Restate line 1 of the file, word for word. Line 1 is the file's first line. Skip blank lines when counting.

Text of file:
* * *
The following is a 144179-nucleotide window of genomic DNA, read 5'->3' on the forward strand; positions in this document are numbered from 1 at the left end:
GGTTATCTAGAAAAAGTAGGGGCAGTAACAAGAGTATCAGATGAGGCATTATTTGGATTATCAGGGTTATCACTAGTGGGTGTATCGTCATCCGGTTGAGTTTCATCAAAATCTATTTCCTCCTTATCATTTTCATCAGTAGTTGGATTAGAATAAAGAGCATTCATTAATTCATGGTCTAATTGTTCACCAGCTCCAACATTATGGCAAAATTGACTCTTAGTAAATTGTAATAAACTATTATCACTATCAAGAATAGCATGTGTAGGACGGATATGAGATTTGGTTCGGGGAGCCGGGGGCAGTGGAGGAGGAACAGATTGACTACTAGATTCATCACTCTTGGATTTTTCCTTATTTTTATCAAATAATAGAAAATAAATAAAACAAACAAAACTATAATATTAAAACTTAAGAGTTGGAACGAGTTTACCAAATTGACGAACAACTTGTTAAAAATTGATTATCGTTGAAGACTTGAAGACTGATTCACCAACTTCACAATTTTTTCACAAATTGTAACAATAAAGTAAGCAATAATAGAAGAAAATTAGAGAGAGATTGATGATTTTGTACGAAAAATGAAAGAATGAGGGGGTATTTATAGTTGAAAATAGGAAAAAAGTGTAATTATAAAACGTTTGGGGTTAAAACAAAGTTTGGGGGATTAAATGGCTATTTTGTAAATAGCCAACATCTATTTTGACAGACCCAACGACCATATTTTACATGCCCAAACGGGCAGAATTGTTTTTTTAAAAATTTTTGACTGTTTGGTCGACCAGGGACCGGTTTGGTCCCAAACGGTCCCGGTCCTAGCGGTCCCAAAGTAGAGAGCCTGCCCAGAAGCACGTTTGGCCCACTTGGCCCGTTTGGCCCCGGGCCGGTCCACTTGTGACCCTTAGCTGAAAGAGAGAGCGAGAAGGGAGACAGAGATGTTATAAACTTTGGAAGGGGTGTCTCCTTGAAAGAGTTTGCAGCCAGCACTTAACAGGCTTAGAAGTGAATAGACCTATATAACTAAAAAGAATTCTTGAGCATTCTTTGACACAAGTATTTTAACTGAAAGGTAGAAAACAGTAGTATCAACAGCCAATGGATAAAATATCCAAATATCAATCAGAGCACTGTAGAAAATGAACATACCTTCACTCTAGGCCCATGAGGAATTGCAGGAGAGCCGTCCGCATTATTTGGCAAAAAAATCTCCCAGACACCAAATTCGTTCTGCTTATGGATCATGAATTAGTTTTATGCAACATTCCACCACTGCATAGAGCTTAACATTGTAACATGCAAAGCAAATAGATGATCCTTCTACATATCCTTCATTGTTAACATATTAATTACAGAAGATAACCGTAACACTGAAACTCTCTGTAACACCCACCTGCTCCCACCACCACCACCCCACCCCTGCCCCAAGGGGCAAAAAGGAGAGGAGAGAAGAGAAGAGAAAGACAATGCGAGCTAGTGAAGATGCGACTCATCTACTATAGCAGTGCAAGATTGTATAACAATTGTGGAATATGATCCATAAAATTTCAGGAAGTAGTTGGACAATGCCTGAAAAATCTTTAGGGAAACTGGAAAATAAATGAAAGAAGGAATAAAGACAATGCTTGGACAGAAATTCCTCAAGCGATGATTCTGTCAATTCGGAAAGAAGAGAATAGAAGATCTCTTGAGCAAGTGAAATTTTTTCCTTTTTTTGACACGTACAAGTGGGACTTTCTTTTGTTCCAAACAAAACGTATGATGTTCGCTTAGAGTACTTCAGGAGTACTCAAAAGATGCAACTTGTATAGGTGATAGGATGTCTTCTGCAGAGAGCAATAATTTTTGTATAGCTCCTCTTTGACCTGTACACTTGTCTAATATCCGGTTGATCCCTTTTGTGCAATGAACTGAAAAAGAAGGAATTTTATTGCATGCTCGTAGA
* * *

The following is a 144179-nucleotide window of genomic DNA, read 5'->3' on the forward strand; positions in this document are numbered from 1 at the left end: